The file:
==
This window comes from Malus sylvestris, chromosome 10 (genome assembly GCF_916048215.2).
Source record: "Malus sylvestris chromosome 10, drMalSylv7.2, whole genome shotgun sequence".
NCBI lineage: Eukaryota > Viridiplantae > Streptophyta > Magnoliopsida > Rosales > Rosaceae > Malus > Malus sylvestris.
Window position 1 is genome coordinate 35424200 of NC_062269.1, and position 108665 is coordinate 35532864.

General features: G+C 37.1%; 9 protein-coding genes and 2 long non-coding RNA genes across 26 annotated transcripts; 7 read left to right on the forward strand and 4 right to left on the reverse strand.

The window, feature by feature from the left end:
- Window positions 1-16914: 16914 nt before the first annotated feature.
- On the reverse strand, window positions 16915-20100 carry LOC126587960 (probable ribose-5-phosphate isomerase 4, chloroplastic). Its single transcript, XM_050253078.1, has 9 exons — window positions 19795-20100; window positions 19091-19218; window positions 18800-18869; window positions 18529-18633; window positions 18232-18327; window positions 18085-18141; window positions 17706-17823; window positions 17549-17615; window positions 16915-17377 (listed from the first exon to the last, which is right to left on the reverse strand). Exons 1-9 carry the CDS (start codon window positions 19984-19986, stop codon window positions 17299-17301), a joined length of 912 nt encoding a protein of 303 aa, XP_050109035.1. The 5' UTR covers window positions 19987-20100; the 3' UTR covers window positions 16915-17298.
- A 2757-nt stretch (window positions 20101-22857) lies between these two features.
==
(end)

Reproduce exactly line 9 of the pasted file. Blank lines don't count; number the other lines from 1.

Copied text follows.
- A 2757-nt stretch (window positions 20101-22857) lies between these two features.